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Study: Medicines, frequent counseling helps cancer patients quit smoking

Oct. 13 (UPI) — A program that included telephone counseling sessions and one of two smoking cessation drugs was 50% more effective than telephone consultations alone at helping cancer patients quit smoking, a study published Tuesday by JAMA found.

Among cancer patients who underwent treatment with four bi-weekly and three monthly counseling sessions by telephone and either bupropion, marketed as Wellbutrin, or varenicline, marketed as Chantix, for up to six months, 35% were able to successfully quit smoking, the data showed.

But only 22% of the cancer patients who underwent treatment with the telephone counseling sessions had successfully quit after six months, according to the researchers.

“Counseling plus medication is the state-of-the art tobacco treatment for cancer patients,” study co-author Elyse R. Park told UPI.

“Smoking cessation assistance should be an integral part of cancer care and sustained tobacco support can be effective for cancer patients who smoke,” said Park, an associate professor of psychiatry at Harvard Medical School.

More than 34 million adults in the United States smoke, and some 16 million are living with smoking-related diseases, including cancer, according to the Centers for Disease Control and Prevention.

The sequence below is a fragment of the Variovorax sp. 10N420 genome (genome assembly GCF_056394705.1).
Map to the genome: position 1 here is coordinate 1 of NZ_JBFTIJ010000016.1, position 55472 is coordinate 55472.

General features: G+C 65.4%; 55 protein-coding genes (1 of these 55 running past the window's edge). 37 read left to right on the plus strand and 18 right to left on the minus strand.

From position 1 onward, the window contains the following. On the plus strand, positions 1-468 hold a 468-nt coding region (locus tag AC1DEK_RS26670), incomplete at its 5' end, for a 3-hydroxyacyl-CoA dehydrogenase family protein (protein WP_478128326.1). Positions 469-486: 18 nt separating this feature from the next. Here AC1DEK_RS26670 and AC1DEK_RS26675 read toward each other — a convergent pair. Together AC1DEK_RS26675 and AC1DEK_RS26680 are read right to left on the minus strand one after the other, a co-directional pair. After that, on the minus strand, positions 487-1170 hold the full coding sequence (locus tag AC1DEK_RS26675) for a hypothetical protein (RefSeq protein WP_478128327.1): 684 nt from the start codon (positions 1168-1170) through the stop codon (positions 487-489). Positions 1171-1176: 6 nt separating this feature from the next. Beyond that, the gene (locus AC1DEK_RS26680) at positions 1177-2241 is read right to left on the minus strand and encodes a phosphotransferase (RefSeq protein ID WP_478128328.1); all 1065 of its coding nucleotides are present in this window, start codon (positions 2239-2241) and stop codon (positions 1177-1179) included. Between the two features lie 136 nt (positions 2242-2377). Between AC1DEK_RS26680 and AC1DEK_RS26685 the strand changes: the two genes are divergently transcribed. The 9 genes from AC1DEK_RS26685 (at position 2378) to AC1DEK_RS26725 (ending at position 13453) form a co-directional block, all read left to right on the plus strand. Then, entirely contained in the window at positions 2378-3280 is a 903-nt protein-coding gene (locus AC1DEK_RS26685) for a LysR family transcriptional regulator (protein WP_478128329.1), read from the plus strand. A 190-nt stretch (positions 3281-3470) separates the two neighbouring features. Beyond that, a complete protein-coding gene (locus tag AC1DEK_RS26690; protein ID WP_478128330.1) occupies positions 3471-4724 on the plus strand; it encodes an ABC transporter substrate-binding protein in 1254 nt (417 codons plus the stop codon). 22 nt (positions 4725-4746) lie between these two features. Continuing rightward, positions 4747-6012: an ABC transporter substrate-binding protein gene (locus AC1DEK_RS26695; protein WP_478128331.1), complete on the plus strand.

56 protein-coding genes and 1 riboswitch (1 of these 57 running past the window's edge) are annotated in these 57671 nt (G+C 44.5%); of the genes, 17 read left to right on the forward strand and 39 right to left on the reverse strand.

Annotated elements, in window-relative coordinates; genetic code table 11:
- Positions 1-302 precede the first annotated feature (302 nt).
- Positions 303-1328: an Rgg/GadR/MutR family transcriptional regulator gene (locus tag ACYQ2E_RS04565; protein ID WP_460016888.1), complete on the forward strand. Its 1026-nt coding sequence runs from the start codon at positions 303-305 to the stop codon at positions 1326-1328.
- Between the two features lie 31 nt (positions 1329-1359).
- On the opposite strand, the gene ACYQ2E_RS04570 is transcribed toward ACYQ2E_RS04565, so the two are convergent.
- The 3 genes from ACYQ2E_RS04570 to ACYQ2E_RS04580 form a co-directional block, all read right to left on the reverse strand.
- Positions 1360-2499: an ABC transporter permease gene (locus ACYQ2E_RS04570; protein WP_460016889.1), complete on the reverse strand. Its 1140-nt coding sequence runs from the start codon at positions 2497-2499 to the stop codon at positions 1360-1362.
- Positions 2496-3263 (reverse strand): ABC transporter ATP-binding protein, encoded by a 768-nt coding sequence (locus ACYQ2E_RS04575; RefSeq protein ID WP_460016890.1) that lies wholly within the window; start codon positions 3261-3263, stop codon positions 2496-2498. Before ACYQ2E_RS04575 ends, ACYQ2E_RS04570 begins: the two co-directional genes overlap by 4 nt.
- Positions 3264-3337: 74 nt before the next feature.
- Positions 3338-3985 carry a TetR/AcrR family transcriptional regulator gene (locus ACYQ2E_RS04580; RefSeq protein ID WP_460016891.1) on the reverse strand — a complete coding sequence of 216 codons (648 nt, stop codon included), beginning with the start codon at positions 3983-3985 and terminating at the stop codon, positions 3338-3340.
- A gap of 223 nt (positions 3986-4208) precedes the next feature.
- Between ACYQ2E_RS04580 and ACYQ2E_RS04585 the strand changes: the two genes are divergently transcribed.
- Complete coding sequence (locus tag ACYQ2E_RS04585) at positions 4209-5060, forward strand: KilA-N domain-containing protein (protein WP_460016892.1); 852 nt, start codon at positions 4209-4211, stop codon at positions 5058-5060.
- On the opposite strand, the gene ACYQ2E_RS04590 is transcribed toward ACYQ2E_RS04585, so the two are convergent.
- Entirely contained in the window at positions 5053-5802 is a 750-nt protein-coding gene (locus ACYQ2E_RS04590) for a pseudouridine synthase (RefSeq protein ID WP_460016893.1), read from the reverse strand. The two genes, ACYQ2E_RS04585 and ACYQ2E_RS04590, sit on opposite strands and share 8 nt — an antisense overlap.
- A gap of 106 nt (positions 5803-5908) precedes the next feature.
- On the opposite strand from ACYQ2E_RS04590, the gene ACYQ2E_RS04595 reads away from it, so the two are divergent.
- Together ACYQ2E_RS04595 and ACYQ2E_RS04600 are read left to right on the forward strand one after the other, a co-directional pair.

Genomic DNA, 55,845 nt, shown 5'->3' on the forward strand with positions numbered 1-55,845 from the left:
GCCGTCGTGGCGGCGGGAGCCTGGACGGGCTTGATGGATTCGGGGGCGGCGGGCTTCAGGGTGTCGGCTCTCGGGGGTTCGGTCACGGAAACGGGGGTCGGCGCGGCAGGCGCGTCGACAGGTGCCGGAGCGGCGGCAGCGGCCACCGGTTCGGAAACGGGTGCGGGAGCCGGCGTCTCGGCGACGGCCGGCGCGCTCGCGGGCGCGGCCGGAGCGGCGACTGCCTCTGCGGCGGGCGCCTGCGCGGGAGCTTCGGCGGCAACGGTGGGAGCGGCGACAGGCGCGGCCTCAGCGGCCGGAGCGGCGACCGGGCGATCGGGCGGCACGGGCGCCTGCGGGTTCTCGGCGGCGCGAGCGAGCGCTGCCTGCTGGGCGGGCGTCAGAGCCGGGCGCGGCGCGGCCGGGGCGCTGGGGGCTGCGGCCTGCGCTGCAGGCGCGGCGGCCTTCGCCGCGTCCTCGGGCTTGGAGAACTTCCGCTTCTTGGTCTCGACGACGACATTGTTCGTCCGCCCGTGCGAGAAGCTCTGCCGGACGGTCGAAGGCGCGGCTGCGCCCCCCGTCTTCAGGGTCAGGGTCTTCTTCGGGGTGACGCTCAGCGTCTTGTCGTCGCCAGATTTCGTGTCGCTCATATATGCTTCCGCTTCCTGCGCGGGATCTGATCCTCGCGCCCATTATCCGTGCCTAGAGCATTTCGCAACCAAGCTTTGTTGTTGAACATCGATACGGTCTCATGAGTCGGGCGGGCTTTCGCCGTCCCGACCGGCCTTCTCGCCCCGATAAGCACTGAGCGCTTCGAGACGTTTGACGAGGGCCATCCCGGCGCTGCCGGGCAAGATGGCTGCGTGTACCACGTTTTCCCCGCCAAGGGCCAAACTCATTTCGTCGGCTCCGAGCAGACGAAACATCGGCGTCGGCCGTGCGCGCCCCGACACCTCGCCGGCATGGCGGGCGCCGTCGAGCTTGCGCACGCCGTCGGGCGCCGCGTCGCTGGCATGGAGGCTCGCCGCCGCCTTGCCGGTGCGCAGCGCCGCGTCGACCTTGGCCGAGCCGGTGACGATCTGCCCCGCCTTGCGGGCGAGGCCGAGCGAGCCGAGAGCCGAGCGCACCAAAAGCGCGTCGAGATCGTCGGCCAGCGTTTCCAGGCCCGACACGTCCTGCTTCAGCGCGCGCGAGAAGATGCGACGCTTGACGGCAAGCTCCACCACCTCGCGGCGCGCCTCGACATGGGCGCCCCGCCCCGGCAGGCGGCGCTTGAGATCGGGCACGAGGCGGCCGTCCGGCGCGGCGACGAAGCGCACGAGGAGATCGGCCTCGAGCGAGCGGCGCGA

Up to 20% of cancer survivors continue to smoke, despite the fact that quitting improves prognosis with the disease, research suggests.

For their study, Park and her colleagues evaluated smoking cessation treatment programs in 303 adults recently diagnosed with breast, gastrointestinal, genitourinary, gynecological, head and neck, lung, lymphoma or melanoma cancers.

Roughly half — 153 — underwent “intensive” treatment for smoking, with telephone counseling and their choice of bupropion or varenicline, with the rest receiving “standard” care, with telephone counseling only, for up to six months, the researchers said.

Both bupropion and varenicline have been approved for smoking cessation treatment by the U.S. Food and Drug Administration.

The most common adverse events in the two treatment groups were nausea, rash, hiccups, mouth irritation, difficulty sleeping and vivid dreams, and all were more common in the patients who received “intensive” care, the researchers said.

“Nausea is a side effect of varenicline, so [its use] should be monitored for patients who are experiencing nausea from their cancer treatment,” Park said.

In addition, patients on tamoxifen for breast cancer should not take bupropion, or receive a reduced dose, because of interactions between the two drugs, she said.

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Parents less aware of their kids vaping than smoking, study says

Parents and guardians are less likely to know or suspect when their children vape or use other tobacco products than they are when they smoke cigarettes, the study, published in Pediatrics, said.